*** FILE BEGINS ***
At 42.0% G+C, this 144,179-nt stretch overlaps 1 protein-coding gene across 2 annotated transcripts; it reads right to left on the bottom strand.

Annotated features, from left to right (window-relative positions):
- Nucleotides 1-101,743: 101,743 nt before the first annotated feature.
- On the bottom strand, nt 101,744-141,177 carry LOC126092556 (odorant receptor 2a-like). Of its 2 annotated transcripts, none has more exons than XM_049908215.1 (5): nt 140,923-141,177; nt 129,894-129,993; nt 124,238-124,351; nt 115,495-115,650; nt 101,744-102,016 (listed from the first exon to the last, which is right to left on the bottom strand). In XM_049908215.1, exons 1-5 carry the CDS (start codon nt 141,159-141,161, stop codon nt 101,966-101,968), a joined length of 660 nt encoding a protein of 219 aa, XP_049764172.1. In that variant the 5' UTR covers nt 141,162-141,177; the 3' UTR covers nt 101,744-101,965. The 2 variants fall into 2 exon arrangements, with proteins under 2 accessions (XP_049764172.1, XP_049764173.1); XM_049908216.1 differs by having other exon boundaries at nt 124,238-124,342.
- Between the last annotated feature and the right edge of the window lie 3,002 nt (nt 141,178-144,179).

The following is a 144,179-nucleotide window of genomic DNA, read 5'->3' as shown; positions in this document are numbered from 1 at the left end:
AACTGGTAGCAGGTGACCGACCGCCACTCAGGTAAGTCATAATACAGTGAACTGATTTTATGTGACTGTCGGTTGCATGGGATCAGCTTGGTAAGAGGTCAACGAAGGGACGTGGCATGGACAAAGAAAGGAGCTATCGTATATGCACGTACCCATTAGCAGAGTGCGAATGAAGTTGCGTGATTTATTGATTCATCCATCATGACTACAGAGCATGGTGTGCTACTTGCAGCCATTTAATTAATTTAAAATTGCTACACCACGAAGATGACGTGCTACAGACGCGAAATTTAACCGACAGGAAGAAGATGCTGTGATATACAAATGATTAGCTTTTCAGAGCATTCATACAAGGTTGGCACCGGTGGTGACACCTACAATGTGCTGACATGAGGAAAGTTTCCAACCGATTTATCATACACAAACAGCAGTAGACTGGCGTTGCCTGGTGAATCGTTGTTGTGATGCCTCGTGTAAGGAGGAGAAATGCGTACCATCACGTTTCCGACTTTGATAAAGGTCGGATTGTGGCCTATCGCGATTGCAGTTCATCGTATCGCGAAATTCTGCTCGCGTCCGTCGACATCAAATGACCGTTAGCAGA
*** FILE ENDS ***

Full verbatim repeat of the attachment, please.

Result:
At 42.0% G+C, this 144,179-nt stretch overlaps 1 protein-coding gene across 2 annotated transcripts; it reads right to left on the bottom strand.

Annotated features, from left to right (window-relative positions):
- Nucleotides 1-101,743: 101,743 nt before the first annotated feature.
- On the bottom strand, nt 101,744-141,177 carry LOC126092556 (odorant receptor 2a-like). Of its 2 annotated transcripts, none has more exons than XM_049908215.1 (5): nt 140,923-141,177; nt 129,894-129,993; nt 124,238-124,351; nt 115,495-115,650; nt 101,744-102,016 (listed from the first exon to the last, which is right to left on the bottom strand). In XM_049908215.1, exons 1-5 carry the CDS (start codon nt 141,159-141,161, stop codon nt 101,966-101,968), a joined length of 660 nt encoding a protein of 219 aa, XP_049764172.1. In that variant the 5' UTR covers nt 141,162-141,177; the 3' UTR covers nt 101,744-101,965. The 2 variants fall into 2 exon arrangements, with proteins under 2 accessions (XP_049764172.1, XP_049764173.1); XM_049908216.1 differs by having other exon boundaries at nt 124,238-124,342.
- Between the last annotated feature and the right edge of the window lie 3,002 nt (nt 141,178-144,179).

The following is a 144,179-nucleotide window of genomic DNA, read 5'->3' as shown; positions in this document are numbered from 1 at the left end:
AACTGGTAGCAGGTGACCGACCGCCACTCAGGTAAGTCATAATACAGTGAACTGATTTTATGTGACTGTCGGTTGCATGGGATCAGCTTGGTAAGAGGTCAACGAAGGGACGTGGCATGGACAAAGAAAGGAGCTATCGTATATGCACGTACCCATTAGCAGAGTGCGAATGAAGTTGCGTGATTTATTGATTCATCCATCATGACTACAGAGCATGGTGTGCTACTTGCAGCCATTTAATTAATTTAAAATTGCTACACCACGAAGATGACGTGCTACAGACGCGAAATTTAACCGACAGGAAGAAGATGCTGTGATATACAAATGATTAGCTTTTCAGAGCATTCATACAAGGTTGGCACCGGTGGTGACACCTACAATGTGCTGACATGAGGAAAGTTTCCAACCGATTTATCATACACAAACAGCAGTAGACTGGCGTTGCCTGGTGAATCGTTGTTGTGATGCCTCGTGTAAGGAGGAGAAATGCGTACCATCACGTTTCCGACTTTGATAAAGGTCGGATTGTGGCCTATCGCGATTGCAGTTCATCGTATCGCGAAATTCTGCTCGCGTCCGTCGACATCAAATGACCGTTAGCAGA